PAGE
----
Firstly, this is just plain bad reasoning. Granted it is true to say that domesticated animals have evolved alongside us, through our artificial selection, to the point where they would be hard-pressed to survive well in the wild without our tender ministrations. It is not true, however, to suggest that that has any bearing on the ethical issue of killing animals, thereby inflicting suffering and the ending of their lives, simply to gain access to nutrients that we can find elsewhere with a bit of effort. Not only does this portray a deep cynicism about the hardiness of our fellow animals, despite our mollycoddling along the centuries, but it extends the issue far beyond the remit of this discussion.

Human society of the 21st century values the Golden Rule above all others. If we, as a moral, modern society, are to say to ourselves that we wish to do to others as we would have done to us, this would imply not only that we do not willingly wish to inflict harm or suffering upon any other being, but also to include that we do not wish to willingly end the existence of another living being unless vitally necessary for our own survival. It follows then that we cannot simply draw the line at humans and human-like apes (though it is obvious that we are the really human-like apes and all the other apes are simply apes) and have a free-for-all over the rest of the animal kingdom bar the endangered ones. To say, however, that our obligation to animals not to do any of the above implies that, since our forefathers fostered a dependence within domesticated animals upon our care and attention, we are therefore responsible for their success or failure as a species should we convert from omnivores to vegetarians, and thereby the suffering they would experience as a result, is completely illogical. Granted we should make the effort to prevent animal suffering where possible, but for the same reason we do not intervene on the plains of the Serengeti when the gazelle is taken to the ground and torn apart by feline teeth, so should we not intervene when wild-roving cattle, who belong to no-one (as no animal should), are struck down in the fields.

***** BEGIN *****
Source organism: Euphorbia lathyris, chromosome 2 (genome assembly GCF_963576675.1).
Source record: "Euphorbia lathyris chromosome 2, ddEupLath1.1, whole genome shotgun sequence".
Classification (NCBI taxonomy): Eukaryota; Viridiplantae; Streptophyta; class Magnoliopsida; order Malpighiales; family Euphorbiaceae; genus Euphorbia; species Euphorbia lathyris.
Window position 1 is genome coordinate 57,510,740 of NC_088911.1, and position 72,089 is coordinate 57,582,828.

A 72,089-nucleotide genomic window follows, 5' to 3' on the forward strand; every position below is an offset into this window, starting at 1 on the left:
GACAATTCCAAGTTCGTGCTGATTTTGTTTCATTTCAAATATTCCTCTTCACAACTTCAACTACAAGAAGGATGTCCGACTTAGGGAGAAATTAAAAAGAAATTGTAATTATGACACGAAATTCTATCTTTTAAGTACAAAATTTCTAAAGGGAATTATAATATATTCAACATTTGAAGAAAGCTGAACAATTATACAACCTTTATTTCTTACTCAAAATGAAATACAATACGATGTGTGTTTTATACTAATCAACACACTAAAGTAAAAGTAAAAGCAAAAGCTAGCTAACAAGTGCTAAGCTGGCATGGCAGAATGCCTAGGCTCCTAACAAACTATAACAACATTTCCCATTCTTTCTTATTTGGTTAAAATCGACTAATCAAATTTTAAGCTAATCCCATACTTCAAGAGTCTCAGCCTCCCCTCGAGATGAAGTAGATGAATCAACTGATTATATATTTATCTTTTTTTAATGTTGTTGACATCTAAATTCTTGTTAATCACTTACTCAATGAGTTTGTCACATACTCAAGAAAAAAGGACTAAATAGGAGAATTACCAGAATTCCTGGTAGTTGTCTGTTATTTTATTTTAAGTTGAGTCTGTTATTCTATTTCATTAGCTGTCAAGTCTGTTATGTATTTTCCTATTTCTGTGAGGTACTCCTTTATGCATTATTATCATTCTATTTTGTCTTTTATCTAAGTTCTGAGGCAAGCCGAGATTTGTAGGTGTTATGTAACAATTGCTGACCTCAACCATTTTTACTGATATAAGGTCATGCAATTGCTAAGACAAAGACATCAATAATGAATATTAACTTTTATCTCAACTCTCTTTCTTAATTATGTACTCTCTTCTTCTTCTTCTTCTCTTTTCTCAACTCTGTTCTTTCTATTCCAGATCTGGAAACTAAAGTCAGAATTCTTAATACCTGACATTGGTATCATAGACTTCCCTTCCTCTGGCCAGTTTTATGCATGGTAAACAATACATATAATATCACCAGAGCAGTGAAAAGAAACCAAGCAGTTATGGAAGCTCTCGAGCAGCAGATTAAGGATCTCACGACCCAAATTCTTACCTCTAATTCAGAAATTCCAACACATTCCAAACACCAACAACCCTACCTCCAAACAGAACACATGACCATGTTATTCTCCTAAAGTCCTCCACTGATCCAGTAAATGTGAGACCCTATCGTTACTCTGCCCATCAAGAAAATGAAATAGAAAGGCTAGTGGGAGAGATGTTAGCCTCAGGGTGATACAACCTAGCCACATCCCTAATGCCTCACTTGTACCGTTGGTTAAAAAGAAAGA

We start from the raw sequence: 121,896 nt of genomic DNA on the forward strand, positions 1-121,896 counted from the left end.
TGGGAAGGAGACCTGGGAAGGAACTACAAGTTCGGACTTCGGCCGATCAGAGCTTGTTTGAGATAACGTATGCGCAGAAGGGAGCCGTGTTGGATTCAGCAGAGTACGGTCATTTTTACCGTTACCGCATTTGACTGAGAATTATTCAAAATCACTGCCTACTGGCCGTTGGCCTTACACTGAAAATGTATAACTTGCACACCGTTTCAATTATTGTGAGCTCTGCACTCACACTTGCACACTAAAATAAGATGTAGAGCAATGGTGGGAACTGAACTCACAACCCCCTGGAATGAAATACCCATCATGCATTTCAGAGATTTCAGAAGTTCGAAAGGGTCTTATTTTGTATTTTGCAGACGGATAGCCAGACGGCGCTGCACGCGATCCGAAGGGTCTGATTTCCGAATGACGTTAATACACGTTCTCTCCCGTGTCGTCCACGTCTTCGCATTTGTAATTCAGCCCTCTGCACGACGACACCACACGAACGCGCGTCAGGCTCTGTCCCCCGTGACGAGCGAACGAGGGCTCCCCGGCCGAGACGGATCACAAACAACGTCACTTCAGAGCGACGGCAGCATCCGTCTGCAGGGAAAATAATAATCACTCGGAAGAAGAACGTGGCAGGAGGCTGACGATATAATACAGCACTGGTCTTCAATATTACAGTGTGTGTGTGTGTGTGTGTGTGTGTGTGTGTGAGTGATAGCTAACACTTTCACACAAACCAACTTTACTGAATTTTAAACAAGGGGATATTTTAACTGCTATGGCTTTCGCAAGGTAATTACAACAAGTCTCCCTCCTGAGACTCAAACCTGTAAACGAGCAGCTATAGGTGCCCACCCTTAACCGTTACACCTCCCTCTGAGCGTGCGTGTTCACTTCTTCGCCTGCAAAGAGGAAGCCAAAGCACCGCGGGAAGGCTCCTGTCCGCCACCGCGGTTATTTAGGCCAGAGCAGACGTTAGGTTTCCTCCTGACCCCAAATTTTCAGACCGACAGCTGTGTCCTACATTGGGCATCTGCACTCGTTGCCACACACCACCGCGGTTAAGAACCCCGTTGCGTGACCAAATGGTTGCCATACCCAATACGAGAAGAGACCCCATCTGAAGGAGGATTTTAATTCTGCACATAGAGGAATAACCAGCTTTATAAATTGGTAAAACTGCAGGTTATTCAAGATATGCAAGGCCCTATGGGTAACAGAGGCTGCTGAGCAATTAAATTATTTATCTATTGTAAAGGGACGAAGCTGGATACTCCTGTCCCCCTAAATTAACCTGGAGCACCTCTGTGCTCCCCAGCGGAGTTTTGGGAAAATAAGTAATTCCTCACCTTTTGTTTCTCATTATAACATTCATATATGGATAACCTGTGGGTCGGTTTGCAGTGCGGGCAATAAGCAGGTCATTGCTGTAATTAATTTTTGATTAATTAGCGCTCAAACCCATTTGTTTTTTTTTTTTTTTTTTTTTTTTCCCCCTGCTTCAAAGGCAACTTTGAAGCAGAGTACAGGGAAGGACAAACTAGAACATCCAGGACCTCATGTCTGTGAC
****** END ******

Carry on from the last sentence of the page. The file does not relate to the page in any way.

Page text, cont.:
Secondly, this reasoning speaks to the crux of my discussion. Do we want to prevent animal suffering, in which case painless deaths where the animals were completely unaware of their life being ended (to whatever extent they can be said to be aware of these things) would be acceptable practice, or do we want, as outlined by the Golden Rule we cherish, to prevent both unnecessary suffering and unnecessary death at human hands…? I think it is obvious upon short reflection that the premise of the Golden Rule, do unto others as you have done unto you also applies to the ending of a beings life. Would I, or you, wish to live an independent life, with the reality that I may be prey to certain predators and may not live a long or full life, or would I wish to be fed well and looked after only to be slaughtered at a given time although I would not feel any pain or even be aware of my own passing from this life? Personally I would prefer to be in full control of my life (to extent possible for an living being) and to be fully aware when I took my last breath in order to be able to bathe in the bliss of existence for one last time before entering the void from whence I came. But this personal opine is neither helpful nor important to the discussion.